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alike to her; and this seemed the foundation of returned, whining in that peculiar way by which everything else. She soon learned to distinguish she expressed embarrassinent. It appeared that what belonged to every person of the family, the room was smoking, and the servant having and to every part of the person. If a glove were open d the door to let the smoke out, placed a lost, it was only to show the hand to Quail
, and smoothing iron against it. Quail, with her head she set out on a quest, searched every place in on one side, pondered the case, when, as if the and near the house, and almost always succeeded cause suddenly struck her, she ran at the iron, in finding it. This she soon improved into dragged it away, pushed with both feet against finding of herself whatever was dropped, and the door, shut it, and returned to her friends, conveying it safely to them. Many a pocket with no ordinary exultation. Similar obhandkerchief was saved in this way, for which structions were often placed at the doors but they never thought of sending Quail in search. the cause was no longer a mystery to Quail ;
If one of the family met out of doors a she always, however, barked at it and shook it companion, who asked him to walk, and he did | after its removal, as if to express her displeasure not wish to lose time by returning for his bat, at the trouble it had given her. But the inhe had only to touch his head to Quail, and go stances of her sagacity appear absolutely endless. on. The hats lay on the hall table, and she The following fact is stated by Dr. Walsh. never failed to return to the house, select the During the absence of his mother from home, a one required from the rest, and, holding it out portrait of her arrived, and was placed, prior to of the dirt as she had been taught, carry it to its being hung up, on the sofa where she used him. When sent back on such occasions, she to sit. He could not account for the boisterous sometimes found the door shut, and could not joy of Quail in the dining-room one day, when, get it; when, having tried in vain to gain an on looking in, he saw she had recognized the entrance by scratching, she adopted another portrait, and was wagging her tail and frisking method. As there was no rapper at the back about, as she always did to express her joy, door, and persons generally thumped it with frequently looking up and licking the face, a their fist, Quail learned of her own sagacity to mark of affection she tried to pay to those she imitate the action with her tail, and never failed was fond of. When the picture was hung up, to bring some one to open the door.
she never failed to notice it when she entered « On one occasion, says Dr. Walsh, “ I the room, and lay for some time before it on remember I went out to shoot rails, and having the carpet, gazing at it intently; and this she fired at a bird, I prepared to charge again, but did till Mrs. Walsh's return, when the original, could not find my powder-horn. This loss whose constant kindness she most warmly reQuail soon coinprehended, and instantly went paid, detached her attention from the portrait. back in search of it. My way had been through The artist frequently declared-naturally enough several meadows and fields, and across roads -that he considered this recognition the highest and ditches, since I had last used it: through compliment that could be paid him. all these she retraced my footsteps, frequently questing through the intricate crossings I had made several times over the same fields, and so unravelling the whole distance I had gone for OBEDIENCE IN CHILDREN. several miles ; at length found the powder-horn, and returned to me with it, after an absence of nearly an hour.”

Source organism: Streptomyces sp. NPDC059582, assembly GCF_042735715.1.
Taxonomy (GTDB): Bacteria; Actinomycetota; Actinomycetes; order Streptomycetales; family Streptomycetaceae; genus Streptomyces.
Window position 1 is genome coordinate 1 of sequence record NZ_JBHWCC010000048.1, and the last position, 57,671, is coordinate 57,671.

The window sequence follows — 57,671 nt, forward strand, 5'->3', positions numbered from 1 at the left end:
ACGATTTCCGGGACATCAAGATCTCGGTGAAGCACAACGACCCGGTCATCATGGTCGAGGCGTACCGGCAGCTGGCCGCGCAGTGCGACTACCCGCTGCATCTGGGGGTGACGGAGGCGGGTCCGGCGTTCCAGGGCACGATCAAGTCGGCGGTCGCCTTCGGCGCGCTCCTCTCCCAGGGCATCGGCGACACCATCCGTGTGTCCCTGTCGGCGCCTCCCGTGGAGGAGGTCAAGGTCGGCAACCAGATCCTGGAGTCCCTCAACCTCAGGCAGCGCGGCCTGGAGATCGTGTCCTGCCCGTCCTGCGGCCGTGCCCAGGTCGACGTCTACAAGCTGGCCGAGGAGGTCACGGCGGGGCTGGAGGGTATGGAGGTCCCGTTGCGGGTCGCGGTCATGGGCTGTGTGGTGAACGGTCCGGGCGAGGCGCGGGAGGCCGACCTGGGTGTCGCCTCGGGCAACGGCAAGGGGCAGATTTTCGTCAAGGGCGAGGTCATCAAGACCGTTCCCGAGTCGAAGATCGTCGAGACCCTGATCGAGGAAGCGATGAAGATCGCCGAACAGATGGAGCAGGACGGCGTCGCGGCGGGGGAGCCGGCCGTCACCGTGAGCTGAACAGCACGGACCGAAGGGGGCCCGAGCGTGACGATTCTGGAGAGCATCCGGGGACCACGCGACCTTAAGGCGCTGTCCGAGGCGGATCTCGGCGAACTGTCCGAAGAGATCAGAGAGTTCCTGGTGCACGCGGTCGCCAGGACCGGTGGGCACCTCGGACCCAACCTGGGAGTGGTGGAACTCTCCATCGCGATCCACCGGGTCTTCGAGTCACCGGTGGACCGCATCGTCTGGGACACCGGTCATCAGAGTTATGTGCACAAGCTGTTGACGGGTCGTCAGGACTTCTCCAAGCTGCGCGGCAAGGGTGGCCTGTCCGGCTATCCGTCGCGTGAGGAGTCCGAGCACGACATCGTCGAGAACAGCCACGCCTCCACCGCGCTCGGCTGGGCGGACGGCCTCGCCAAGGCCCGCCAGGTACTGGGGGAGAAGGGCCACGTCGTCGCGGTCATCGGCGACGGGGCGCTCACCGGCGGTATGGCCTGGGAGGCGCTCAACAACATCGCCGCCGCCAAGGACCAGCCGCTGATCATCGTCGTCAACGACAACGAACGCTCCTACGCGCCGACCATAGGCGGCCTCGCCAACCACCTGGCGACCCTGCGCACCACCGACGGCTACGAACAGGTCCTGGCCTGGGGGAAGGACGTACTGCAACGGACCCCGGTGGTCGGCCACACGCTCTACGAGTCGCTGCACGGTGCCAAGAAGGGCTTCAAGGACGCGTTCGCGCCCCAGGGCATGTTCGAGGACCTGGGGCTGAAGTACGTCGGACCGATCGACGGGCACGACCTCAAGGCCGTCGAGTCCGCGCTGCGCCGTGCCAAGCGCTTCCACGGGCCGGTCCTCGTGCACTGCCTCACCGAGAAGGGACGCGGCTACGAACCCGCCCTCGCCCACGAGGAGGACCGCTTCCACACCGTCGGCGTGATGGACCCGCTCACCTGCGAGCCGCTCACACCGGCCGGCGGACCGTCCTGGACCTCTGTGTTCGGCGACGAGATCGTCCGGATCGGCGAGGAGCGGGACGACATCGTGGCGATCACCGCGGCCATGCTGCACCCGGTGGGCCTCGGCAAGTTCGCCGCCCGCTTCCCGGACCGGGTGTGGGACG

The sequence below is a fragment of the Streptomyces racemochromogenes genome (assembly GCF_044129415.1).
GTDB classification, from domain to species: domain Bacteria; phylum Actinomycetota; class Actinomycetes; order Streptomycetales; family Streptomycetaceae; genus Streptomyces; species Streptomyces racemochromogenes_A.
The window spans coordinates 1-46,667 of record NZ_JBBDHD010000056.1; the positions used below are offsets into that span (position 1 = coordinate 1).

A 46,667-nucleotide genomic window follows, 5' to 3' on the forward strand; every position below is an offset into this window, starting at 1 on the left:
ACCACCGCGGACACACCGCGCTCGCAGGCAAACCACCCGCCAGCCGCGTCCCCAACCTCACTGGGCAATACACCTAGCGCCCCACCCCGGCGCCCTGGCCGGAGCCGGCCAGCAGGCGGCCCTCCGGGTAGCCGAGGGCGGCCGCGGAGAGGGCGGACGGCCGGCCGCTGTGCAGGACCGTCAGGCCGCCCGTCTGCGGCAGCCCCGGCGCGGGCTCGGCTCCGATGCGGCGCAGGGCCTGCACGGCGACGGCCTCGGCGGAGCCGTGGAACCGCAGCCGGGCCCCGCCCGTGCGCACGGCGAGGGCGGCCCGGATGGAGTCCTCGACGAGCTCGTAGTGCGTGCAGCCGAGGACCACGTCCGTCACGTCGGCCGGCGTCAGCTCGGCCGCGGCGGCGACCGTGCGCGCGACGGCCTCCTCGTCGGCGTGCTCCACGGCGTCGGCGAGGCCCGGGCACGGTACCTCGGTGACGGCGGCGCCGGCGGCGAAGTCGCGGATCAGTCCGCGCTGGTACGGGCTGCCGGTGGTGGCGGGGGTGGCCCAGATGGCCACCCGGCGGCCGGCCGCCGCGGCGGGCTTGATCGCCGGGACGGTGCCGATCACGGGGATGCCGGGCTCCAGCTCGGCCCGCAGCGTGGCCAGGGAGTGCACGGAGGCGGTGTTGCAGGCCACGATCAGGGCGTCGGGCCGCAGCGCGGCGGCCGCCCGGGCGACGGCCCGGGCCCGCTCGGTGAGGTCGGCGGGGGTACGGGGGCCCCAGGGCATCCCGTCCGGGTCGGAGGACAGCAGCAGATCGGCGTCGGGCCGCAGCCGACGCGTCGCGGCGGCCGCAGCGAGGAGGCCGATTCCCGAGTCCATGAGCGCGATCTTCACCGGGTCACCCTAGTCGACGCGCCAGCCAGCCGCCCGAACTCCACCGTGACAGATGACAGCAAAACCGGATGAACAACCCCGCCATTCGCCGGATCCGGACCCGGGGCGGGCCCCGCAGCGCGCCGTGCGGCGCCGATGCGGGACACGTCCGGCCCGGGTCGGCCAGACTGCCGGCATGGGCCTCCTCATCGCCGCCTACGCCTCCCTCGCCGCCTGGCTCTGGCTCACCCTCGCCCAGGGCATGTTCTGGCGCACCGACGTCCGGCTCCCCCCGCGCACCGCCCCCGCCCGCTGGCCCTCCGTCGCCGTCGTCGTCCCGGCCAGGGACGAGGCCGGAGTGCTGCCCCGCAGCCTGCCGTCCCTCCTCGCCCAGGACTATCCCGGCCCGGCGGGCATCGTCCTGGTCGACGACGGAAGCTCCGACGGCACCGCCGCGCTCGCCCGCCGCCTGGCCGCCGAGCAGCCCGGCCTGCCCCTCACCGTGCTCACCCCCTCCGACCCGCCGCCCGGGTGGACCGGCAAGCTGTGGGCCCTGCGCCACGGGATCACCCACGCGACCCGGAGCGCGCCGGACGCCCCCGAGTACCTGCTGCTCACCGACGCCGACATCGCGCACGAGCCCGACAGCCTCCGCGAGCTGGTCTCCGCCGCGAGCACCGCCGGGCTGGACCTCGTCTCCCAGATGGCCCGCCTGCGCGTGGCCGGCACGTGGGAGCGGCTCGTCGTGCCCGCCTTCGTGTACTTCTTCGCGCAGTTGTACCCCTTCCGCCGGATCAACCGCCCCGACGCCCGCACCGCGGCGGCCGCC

A very old woman in the family was fond of Obedience in children is a desirable trait ; it snuff, but not able to fetch it herself; and as is one more readily observed than many others. the servant boy was not always willing, he The coinmand or request mildly, calmly, yet taught Quail to be his substitute. Putting a earnestly made, is promptly and properly obeyed. halfpenny into the empty box, he gave it to the The child takes a pride in its obedience. dog, who forthwith carried it in her mouth to Occasionally I visit a friend who has a large the snuff-shop; and then, rising up to the family of children, and at each time I cannot fail counter with her fore-legs, she shook her head but observe the order, quietness, and obedience and rattled the halfpenny. This was soon un- manifested. Quite recently I was engaged in derstood by the shopman, who took the money conversation with him. It was cold, and a door and filled the box, which Quail bore safely to near us was ajar. “ Willie, please shut that the old woman.